Crowdsourcing contest using data from people, dogs advances epileptic seizure forecasting
It might sound like a riddle: What do you get when you combine one online contest, two patients, five dogs and 654 data scientists?
The answer: Hope for patients with epilepsy that their seizures can be reliably predicted, and perhaps prevented.
A study published in the June issue of the journal Brain reports on a 2014 online contest in which more than 500 teams of data scientists from all over the world analyzed hundreds of hours of recordings of electrical activity in the brains of two people and five dogs before and during epileptic seizures.
The contest result? The wisdom of the crowd created a better-than-random prediction of epileptic seizures. In what has long been a highly contentious field of research, with limited reproducibility of results, this study has made all the data and analysis code freely available.
For patients, predictability of seizures could be life changing. "If an algorithm could detect subtle changes in the electrical activity of a person's brain before a seizure occurs, people with epilepsy could take medications only when needed and possibly reclaim the daily activities many of us take for granted," says Ben Brinkmann, Ph.D., a data scientist at Mayo Clinic and lead author of the study by Mayo Clinic, University of Pennsylvania and University of Minnesota.
During seizures, abnormal electrical activity in the brain sometimes results in loss of consciousness. For people with epilepsy, the unpredictability of seizures severely limits their ability to perform tasks where even a momentary loss of consciousness could prove disastrous—driving a car, swimming or holding an infant, for example. Approximately 50 million people worldwide have epilepsy, according to the World Health Organization.
Development of reliable seizure prediction algorithms requires data on many seizures and non-seizure brain activity as measured by implanted electroencephalography (EEG). But the large quantities of long-duration data needed are difficult to acquire and have not been available. Typically, EEG recordings lasting seven days or fewer are taken before surgery when a patient's medications are reduced to encourage seizures. These recordings offer a limited view of brain function under changing conditions.
Even when a working algorithm is created, investigators typically don't share algorithm code because of concerns related to privacy, cost of sharing large datasets, protecting their research and intellectual property. There is also a lack of incentives to share data. The result is a vast literature that is difficult to compare and impossible to reproduce.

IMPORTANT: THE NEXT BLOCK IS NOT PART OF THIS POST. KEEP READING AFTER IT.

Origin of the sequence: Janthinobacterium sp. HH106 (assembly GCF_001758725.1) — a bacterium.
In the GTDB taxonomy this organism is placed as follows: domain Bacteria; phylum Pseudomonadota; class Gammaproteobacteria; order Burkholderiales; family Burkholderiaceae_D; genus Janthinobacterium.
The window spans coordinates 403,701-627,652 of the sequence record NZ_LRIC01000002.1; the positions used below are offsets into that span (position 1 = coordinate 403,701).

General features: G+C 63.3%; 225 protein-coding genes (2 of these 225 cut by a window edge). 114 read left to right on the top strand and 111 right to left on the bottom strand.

Enter crowdsourcing and data sharing. If, as the old adage says, two heads are better than one, then crowdsourcing goes the next step by seeking online help from a large group of people to solve a problem.
"In the hope of winning up to $15,000 in prize money and bragging rights in data science circles, hundreds of algorithm developers, most with little or no experience with epilepsy or EEG, worked countless hours to build, test and rebuild algorithms for seizure forecasting," Dr. Brinkmann says.
The novel data from canines with epilepsy were obtained with the Seizure Advisory System developed by Seattle-based NeuroVista Corp., an early-stage medical device company that folded in 2014. The datasets and source code remain openly available from the Mayo Clinic Systems Electrophysiology Lab and the International Epilepsy Electrophysiology Portal for researchers to continue developing new algorithms for predicting seizures.
"These results support our effort to develop the next generation of epilepsy devices designed to continuously monitor brain activity, forecast and prevent seizures," says neurologist Greg Worrell, M.D., PhD., Mayo Clinic. "These datasets and source code also serve as a benchmark, allowing new algorithms to be compared to each other and to the algorithms developed in this competition."
"This is an incredibly dynamic and powerful way to do community research and bring new minds into the challenge of epilepsy," says Brian Litt, M.D., Perelman School of Medicine at the University of Pennsylvania, Philadelphia.
"I think this effort highlights the potential of medical devices that quantify disease burden over clinically meaningful time frames," says Kent Leyde, former chief technology officer of NeuroVista. "Long-term records, such as those collected by the NeuroVista system, help us better understand the disease process, and their availability provides a basis for collaborating with experts from other fields to devise new methods to treat and manage disease."
The approach would not be possible without making the data openly available. Data scientists from across the globe tested algorithms on nearly 350 seizures recorded over more than 1,500 days and the winners agreed to make their computer code freely available. During the four-month contest, over half of these crowdsourced algorithms performed better than random predictions. The best performing algorithms accurately predicted more than 70 percent of seizures when tested on unseen portions of the canine data.
"The dog EEG data has great bidirectional benefits, both as a comparative model for human epilepsy and also to directly benefit dogs with naturally occurring epilepsy," says Ned Patterson, Ph.D., D.V.M., University of Minnesota.
The effort to forecast seizures continues under a five-year federal grant awarded to the Mayo team in 2015 from the National Institutes of Health. The grant, part of a presidential initiative aimed at revolutionizing the understanding of the human brain, is called Brain Research Through Advancing Innovative Neurotechnologies, or BRAIN Initiative.
Working with Medtronic Inc., the Mayo team will test the safety and efficacy of seizure forecasting initially in canines, with human trials to follow.